In response, NDSU Extension is hosting a series of Café Talks on the subject matter. The first meetings are in Casselton and Valley City on June 17, with talks to follow on June18 in Gwinner and June 20 in Jamestown. Listen to the interview with Wick.

Hold-Even Extension Budget Prevails in the Senate

An appropriations bill, HB1020, for NDSU Extension the North Dakota Agricultural Experiment Station was unanimously passed out of the Senate. Greg Lardy, interim director for NDSU Extension and the ND Ag Experiment Station, says one advancement in the Senate’s version is a hold-even budget.

“That includes nearly a $3 million move forward for the main station and $1.2 million for branch stations,” says Lardy. There is concern about the House’s version, which calls for cuts to the Experiment Station and Research Extension Center Network.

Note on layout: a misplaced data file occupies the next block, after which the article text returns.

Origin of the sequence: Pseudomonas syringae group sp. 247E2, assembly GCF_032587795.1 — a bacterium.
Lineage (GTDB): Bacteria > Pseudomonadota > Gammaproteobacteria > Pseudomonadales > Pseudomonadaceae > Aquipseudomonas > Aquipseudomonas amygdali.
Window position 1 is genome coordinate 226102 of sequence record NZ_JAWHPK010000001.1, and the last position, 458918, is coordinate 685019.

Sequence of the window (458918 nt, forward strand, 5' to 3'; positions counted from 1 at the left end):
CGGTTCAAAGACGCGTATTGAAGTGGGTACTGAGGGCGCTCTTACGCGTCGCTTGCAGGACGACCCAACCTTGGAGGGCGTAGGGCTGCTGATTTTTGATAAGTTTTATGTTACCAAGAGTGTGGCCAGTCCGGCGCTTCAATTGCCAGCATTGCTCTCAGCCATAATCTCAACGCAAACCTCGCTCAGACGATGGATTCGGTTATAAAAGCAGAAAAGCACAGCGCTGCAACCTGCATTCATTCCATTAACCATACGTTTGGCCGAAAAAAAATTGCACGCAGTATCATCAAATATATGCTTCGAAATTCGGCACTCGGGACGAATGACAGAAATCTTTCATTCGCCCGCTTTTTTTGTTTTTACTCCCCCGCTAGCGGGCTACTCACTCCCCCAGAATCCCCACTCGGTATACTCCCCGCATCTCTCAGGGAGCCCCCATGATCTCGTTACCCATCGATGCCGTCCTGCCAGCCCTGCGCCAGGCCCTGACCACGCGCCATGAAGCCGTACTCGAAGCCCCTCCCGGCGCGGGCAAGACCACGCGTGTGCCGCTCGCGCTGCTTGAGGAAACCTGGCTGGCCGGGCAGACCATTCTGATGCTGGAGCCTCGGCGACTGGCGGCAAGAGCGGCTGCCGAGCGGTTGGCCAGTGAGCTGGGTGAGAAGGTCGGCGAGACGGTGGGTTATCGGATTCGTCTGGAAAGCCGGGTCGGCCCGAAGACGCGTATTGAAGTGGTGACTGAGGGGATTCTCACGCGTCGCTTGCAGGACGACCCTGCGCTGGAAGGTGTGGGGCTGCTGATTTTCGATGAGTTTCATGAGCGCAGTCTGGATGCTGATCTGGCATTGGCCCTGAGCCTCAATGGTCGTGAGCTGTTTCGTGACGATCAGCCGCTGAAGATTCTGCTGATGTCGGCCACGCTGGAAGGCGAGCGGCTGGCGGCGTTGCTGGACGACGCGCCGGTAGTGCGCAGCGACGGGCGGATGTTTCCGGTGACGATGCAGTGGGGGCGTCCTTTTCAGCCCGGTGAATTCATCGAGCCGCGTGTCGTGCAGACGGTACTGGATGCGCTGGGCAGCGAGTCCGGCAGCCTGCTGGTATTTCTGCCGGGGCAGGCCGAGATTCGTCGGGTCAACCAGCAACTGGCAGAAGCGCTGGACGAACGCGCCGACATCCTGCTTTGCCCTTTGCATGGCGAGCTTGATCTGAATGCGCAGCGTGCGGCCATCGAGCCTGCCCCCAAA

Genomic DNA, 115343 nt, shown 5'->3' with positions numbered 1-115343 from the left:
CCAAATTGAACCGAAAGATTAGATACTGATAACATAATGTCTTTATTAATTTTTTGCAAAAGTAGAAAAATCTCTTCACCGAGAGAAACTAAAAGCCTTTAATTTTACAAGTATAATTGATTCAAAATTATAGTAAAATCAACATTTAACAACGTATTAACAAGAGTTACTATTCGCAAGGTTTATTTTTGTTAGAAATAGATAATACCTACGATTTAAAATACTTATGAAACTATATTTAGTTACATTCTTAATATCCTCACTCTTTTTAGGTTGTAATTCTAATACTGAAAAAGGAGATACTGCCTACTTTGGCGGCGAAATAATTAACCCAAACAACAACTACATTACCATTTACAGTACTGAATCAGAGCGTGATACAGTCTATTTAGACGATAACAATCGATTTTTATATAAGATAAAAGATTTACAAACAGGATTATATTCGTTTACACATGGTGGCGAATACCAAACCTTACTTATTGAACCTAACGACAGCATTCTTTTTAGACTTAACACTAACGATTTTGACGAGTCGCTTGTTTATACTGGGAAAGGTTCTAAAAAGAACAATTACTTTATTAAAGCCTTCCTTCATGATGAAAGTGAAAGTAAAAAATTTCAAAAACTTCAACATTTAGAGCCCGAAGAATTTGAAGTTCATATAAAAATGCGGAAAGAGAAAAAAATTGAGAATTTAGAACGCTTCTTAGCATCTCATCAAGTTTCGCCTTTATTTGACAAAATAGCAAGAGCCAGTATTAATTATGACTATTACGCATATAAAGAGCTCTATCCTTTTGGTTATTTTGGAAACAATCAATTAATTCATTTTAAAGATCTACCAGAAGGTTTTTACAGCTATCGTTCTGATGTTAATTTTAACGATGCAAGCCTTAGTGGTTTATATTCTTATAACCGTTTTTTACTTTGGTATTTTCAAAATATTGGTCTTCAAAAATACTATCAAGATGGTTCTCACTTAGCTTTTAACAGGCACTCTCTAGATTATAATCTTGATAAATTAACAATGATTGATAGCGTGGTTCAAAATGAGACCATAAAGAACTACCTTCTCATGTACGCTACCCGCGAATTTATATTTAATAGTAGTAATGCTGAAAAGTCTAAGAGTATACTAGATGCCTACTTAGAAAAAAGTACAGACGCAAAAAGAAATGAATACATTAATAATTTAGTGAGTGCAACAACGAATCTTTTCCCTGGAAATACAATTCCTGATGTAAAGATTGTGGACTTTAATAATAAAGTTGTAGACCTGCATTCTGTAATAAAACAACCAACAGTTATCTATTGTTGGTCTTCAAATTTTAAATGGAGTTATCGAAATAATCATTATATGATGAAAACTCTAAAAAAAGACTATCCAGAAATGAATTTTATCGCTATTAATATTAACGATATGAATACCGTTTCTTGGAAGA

The Senate and House bills now move into conference committee, where three senators and three representatives will be assigned to the committee. Lardy expects work on the bill to begin as early as next week.

Hear more in this interview.

(Source: Red River Farm Network)

Black Beans

2018 Dry Bean Grower Survey Results

For 29 years, dry bean growers have responded to an annual survey of varieties grown, pest problems, pesticide use and grower practices. Research and Extension faculty at North Dakota State University, along with directors of the Northarvest Bean Growers Association, developed the survey form, which was mailed to all Northarvest bean growers. All participants of the survey were anonymous.